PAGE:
The stacking of several relatively new technologies that were previously not applied for Lettuce production in a different climatic zone is a daunting undertaking. There was little or no historical precedent to draw experience. Despite these uncertainties we still believed in the success of this Van der Hoeven Lettuce greenhouse. 

5. What do you think of the greenhouse, anything you would like to emphasize?
The genetic potential of Lettuce seed (or any other seed) can only be accomplished by using technological systems that eliminate plant stress that then promotes optimum balanced growth. The Van der Hoeven greenhouse has been designed and built to achieve these results. These initiatives will move our growing practices away from a traditional approach to a more data driven, plant sensor based approach overtime.

6. How did you experience the cooperation between your company and Van der Hoeven during the construction period and after?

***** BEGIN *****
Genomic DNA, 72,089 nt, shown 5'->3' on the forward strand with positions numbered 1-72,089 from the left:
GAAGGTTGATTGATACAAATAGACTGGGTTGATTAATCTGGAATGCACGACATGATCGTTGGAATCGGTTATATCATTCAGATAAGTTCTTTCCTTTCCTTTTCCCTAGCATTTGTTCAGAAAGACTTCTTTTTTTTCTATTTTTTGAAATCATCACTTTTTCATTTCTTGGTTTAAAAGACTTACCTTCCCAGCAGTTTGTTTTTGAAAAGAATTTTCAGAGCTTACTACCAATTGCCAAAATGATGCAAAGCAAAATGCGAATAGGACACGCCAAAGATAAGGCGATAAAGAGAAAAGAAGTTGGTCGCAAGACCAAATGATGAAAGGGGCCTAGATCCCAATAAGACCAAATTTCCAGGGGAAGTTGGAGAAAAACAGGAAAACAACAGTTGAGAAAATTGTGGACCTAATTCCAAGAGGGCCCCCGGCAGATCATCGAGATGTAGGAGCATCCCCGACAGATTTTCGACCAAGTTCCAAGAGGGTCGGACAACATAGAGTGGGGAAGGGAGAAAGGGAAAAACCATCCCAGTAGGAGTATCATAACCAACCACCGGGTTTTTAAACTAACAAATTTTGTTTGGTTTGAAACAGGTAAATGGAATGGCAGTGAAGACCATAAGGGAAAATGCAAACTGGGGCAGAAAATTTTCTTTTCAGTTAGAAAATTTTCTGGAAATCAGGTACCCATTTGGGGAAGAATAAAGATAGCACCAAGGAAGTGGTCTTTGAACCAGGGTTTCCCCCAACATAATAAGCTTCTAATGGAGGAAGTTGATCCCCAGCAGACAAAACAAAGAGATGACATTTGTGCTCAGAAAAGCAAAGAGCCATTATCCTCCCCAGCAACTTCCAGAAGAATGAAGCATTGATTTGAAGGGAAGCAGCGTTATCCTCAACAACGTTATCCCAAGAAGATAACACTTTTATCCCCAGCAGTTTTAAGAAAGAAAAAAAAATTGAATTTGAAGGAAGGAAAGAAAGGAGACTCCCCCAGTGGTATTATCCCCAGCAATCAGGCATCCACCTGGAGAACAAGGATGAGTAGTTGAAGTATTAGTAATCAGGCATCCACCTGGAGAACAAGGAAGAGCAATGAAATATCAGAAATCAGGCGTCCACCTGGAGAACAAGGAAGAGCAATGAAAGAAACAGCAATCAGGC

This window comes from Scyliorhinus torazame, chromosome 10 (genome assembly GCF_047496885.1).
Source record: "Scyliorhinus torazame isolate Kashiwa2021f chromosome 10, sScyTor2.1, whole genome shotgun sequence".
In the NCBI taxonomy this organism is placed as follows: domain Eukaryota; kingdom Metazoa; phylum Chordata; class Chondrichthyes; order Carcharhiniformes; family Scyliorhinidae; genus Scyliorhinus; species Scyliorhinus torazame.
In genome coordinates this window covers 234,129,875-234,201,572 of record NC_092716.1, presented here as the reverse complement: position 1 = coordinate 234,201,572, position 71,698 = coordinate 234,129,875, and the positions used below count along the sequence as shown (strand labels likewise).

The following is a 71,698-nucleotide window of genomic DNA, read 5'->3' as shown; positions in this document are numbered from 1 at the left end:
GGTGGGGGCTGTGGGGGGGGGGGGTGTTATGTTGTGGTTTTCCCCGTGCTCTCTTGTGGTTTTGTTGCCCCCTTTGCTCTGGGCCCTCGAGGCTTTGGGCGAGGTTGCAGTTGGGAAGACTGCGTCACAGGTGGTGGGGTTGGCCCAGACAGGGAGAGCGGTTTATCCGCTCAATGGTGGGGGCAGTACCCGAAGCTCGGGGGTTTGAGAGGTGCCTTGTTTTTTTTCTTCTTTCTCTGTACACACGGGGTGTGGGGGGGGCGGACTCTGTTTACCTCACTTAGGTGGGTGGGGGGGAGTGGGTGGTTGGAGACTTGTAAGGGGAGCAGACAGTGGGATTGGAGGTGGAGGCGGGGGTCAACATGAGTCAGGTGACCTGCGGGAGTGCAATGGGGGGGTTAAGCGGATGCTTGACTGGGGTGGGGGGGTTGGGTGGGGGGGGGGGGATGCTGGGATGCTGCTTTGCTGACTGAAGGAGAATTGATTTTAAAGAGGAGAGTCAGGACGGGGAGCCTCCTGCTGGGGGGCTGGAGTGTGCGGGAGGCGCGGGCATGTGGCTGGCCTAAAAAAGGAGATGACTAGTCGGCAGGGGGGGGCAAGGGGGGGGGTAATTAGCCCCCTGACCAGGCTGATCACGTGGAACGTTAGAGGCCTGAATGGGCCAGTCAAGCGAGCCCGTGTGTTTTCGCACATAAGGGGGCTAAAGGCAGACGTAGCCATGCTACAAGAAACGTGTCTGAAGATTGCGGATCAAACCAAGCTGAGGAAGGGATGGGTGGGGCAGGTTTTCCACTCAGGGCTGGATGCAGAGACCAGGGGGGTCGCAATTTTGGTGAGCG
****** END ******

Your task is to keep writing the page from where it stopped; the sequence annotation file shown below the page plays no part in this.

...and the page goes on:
The Van der Hoeven company and its principals have always been, and continue to be cooperative and supportive. The increasing amount of technology and innovation taking place in the Greenhouse industry today, together with the associated costs has emphasized the importance of these relations.

7. The second phase is now being built, a copy of the first phase which was delivered in June 2017. What was the main reason for this quick expansion?
The quick expansion of the Lettuce greenhouse was based on market opportunity and the ability to diversify Lettuce varieties and create a closer match: genotype to environment.

8. What do you think of the current developments in the horticultural industry? What’s your vision on the future of horticulture?
Technological innovations are enabling the Greenhouse industry to expand worldwide despite different geographic climatic conditions and this trend seems likely to continue. And necessarily, there will be a move away from human sensory growing toward a data driven approach as many scientific authors are predicting.